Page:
Coital Urinary Incontinence Induced by Impairment of the Dorsal Nerve of the Clitoris in Rats

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Abstract

Purpose

We determined the effect of chronic bilateral neurectomy of the dorsal nerve of the clitoris on urinary parameters and sexual behavior of conscious female rats.

Materials and Methods

A total of 18 anesthetized virgin female Wistar rats were used in this study, including 11 that underwent bilateral neurectomy of the dorsal nerve of the clitoris and 7 that underwent sham surgery. Urinary parameters were determined in awake animals preoperatively, and 3 and 10 days postoperatively. Sexual behavior was tested 14 days postoperatively to determine whether the females expelled urine during sexual encounters. After male ejaculation the females were anesthetized with urethane to record external urethral sphincter electromyogram activity in response to clitoris, perigenital skin and vaginal stimulation. Neurectomy was corroborated anatomically.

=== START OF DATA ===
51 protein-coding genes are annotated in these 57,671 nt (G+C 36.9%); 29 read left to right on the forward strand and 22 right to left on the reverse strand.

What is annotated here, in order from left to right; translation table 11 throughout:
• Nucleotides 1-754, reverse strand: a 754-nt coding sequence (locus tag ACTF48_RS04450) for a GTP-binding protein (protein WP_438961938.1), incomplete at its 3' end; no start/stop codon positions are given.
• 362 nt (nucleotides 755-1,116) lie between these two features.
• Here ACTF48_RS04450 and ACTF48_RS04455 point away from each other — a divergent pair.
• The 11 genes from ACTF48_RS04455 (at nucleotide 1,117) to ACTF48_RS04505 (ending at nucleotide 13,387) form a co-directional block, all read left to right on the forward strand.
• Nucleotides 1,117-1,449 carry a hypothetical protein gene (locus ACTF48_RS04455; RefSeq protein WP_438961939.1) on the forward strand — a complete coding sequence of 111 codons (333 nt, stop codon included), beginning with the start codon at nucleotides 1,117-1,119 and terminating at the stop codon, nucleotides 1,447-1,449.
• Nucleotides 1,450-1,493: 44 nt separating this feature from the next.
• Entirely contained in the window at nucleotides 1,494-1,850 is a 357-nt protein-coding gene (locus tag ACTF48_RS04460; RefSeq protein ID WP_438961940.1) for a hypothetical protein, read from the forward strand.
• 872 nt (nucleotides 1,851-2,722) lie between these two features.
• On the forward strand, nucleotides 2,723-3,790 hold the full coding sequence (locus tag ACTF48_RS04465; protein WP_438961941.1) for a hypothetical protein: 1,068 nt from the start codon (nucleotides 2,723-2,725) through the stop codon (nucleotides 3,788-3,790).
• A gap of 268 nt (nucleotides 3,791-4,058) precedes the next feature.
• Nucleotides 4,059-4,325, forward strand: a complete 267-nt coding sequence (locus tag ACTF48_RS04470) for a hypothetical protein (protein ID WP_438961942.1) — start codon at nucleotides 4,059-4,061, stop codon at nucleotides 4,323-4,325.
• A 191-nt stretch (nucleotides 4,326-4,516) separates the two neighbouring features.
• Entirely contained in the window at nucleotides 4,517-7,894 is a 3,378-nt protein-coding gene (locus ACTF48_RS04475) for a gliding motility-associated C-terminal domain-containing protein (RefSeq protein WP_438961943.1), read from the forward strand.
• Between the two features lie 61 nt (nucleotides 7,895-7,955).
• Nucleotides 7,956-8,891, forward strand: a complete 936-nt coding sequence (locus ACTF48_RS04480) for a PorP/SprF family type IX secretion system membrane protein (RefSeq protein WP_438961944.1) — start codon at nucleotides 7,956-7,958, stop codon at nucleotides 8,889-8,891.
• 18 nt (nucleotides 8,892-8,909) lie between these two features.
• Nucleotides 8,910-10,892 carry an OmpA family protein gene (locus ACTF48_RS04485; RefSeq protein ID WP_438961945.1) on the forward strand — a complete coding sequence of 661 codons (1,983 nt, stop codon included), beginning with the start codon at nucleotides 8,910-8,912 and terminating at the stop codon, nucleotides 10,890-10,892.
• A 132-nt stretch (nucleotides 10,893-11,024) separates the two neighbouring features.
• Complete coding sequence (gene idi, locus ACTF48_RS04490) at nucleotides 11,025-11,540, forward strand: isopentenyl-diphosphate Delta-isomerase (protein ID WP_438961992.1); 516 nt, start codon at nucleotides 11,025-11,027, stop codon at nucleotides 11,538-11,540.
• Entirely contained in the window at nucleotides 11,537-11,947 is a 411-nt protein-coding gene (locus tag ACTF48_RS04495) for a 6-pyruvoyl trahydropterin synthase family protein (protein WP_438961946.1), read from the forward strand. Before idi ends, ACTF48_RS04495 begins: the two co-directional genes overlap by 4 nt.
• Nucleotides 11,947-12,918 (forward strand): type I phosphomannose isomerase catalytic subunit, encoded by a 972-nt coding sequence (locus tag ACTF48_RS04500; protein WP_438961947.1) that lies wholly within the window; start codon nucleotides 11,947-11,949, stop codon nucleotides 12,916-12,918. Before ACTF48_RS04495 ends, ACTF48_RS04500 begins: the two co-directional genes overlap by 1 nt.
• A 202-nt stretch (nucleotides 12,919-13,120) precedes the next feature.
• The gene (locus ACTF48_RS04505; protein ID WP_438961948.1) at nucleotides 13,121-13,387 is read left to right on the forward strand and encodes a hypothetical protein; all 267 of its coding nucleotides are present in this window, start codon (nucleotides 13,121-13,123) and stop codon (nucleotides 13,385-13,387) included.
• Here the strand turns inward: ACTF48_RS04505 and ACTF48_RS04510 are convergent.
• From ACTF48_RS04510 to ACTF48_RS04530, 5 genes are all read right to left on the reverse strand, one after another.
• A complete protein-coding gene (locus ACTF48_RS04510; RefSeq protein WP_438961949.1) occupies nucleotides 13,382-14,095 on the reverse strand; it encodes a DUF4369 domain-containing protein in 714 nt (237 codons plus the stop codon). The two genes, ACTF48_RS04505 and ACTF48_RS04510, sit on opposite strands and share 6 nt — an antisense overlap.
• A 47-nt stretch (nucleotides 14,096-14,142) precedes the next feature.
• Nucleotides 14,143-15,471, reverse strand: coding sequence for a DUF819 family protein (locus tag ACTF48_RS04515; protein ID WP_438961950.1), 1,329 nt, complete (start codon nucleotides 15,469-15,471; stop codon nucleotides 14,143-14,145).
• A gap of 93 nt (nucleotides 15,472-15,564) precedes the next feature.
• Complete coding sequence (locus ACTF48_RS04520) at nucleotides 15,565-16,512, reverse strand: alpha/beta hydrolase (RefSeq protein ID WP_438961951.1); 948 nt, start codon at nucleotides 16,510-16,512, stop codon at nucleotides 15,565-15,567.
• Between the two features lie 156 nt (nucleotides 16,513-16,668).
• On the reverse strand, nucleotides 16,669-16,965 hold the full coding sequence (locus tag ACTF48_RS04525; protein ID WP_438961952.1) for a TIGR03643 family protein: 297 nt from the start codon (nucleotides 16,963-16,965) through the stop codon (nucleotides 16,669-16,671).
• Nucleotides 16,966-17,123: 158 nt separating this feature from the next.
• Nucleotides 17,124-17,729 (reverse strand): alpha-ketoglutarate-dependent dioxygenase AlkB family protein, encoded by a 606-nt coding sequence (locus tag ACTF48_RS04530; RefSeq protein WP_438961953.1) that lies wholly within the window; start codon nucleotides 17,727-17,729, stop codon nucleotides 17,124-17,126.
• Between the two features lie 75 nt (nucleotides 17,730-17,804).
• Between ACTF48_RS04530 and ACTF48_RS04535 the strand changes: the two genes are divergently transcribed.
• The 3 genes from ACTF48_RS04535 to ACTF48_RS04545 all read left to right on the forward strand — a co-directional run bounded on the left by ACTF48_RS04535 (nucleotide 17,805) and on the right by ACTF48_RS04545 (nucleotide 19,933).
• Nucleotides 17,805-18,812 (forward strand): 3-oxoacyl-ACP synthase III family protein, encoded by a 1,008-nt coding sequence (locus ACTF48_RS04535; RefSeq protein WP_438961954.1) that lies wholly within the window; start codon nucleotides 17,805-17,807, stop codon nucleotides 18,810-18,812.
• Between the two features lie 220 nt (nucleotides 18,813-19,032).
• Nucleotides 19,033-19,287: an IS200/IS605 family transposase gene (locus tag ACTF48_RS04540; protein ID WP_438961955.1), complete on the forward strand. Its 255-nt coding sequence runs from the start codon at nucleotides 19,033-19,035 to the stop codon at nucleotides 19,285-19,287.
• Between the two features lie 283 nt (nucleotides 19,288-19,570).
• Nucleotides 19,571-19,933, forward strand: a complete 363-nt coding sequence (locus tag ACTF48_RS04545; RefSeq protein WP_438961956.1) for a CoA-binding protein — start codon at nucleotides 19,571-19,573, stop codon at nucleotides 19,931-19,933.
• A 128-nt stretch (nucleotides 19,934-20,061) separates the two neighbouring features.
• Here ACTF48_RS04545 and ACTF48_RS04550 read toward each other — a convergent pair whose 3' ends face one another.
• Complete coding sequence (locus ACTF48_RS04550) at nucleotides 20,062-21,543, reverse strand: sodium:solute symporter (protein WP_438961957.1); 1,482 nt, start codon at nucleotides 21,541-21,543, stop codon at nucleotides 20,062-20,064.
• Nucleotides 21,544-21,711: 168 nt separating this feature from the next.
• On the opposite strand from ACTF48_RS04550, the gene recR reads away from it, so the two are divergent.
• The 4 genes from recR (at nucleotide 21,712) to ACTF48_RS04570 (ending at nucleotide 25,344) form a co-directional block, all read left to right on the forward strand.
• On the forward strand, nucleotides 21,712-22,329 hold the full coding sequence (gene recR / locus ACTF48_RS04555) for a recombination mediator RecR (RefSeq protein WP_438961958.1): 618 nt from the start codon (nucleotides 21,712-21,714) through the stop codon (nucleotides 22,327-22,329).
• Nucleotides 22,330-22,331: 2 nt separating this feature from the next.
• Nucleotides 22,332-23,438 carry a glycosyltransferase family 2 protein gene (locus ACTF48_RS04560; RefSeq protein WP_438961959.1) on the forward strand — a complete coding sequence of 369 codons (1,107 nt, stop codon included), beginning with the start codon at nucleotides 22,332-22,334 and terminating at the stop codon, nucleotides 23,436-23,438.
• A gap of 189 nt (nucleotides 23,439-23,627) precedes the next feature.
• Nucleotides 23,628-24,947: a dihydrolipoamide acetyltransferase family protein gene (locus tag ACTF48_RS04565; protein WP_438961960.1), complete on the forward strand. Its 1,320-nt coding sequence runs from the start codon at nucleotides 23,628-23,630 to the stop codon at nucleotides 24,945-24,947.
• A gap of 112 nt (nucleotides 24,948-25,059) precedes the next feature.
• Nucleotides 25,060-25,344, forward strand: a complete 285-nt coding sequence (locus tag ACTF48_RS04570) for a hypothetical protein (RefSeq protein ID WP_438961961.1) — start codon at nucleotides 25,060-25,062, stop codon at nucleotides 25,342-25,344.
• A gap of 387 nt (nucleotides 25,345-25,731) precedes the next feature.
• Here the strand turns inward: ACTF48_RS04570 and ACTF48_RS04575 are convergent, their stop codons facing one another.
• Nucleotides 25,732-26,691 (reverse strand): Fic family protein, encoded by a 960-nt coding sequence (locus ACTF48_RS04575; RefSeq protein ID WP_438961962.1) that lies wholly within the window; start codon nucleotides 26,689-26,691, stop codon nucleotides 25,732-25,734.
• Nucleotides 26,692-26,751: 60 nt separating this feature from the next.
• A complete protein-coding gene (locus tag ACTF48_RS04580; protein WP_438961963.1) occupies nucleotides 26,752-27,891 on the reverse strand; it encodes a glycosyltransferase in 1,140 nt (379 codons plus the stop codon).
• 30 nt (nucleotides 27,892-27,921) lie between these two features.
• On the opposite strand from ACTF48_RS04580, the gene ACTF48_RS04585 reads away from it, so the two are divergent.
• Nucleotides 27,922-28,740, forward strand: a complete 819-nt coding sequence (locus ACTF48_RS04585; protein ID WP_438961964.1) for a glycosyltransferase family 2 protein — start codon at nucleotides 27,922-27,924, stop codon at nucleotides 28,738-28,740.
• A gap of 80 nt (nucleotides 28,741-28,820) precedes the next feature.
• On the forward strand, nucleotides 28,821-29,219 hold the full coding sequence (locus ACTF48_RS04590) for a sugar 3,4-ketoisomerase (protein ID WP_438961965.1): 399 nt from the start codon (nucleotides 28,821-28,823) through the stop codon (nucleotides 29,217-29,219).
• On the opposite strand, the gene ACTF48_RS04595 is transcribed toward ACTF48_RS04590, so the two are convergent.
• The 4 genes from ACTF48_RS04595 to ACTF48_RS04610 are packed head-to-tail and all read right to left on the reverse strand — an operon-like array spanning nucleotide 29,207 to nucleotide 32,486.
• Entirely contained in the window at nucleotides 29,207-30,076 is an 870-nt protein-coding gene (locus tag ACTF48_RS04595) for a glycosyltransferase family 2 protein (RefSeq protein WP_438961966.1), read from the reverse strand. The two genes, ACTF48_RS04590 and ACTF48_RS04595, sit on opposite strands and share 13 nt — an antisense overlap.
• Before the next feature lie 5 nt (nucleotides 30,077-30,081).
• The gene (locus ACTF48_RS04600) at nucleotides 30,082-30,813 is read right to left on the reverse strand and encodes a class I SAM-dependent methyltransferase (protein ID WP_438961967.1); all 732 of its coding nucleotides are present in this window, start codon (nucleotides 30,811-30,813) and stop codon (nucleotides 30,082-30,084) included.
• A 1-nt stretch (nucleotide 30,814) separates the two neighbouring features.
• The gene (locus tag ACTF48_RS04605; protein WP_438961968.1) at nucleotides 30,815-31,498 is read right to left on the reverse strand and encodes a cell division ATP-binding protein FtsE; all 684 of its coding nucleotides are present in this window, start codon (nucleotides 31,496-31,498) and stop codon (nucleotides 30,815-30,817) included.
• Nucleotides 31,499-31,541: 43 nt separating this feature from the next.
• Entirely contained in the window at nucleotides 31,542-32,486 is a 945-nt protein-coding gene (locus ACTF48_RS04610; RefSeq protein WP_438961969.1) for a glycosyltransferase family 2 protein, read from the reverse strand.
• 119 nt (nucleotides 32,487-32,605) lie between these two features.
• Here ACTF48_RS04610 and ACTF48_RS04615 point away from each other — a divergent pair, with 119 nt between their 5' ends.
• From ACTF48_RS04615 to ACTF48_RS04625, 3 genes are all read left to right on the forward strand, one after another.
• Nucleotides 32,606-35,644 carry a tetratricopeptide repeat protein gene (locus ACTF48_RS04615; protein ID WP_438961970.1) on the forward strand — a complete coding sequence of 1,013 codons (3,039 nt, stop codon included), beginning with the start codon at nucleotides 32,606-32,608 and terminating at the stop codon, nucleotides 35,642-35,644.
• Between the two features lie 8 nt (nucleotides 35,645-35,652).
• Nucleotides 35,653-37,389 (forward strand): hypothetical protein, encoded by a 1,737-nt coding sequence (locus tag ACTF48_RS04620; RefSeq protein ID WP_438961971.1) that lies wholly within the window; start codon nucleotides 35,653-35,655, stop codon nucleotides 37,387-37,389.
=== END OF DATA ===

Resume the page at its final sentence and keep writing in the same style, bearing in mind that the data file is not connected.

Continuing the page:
Results

Sham surgery did not significantly modify urinary parameter values. However, bilateral neurectomy of the dorsal nerve of the clitoris significantly increased voiding frequency and voiding duration (p <0.05). It did not significantly affect the flow rate, voided volume or voiding interval. Of females that underwent bilateral neurectomy of the dorsal nerve of the clitoris 67% expelled urine just after male ejaculation.

Conclusions

These results suggest that the pudendal nerve is an important neural pathway in the convergence and crosstalk of female urogenital neural circuits, and genital deafferentation may be a causal factor of coital urinary incontinence. Rats with bilateral transection of the dorsal nerve of the clitoris may serve as an animal model of coital incontinence.

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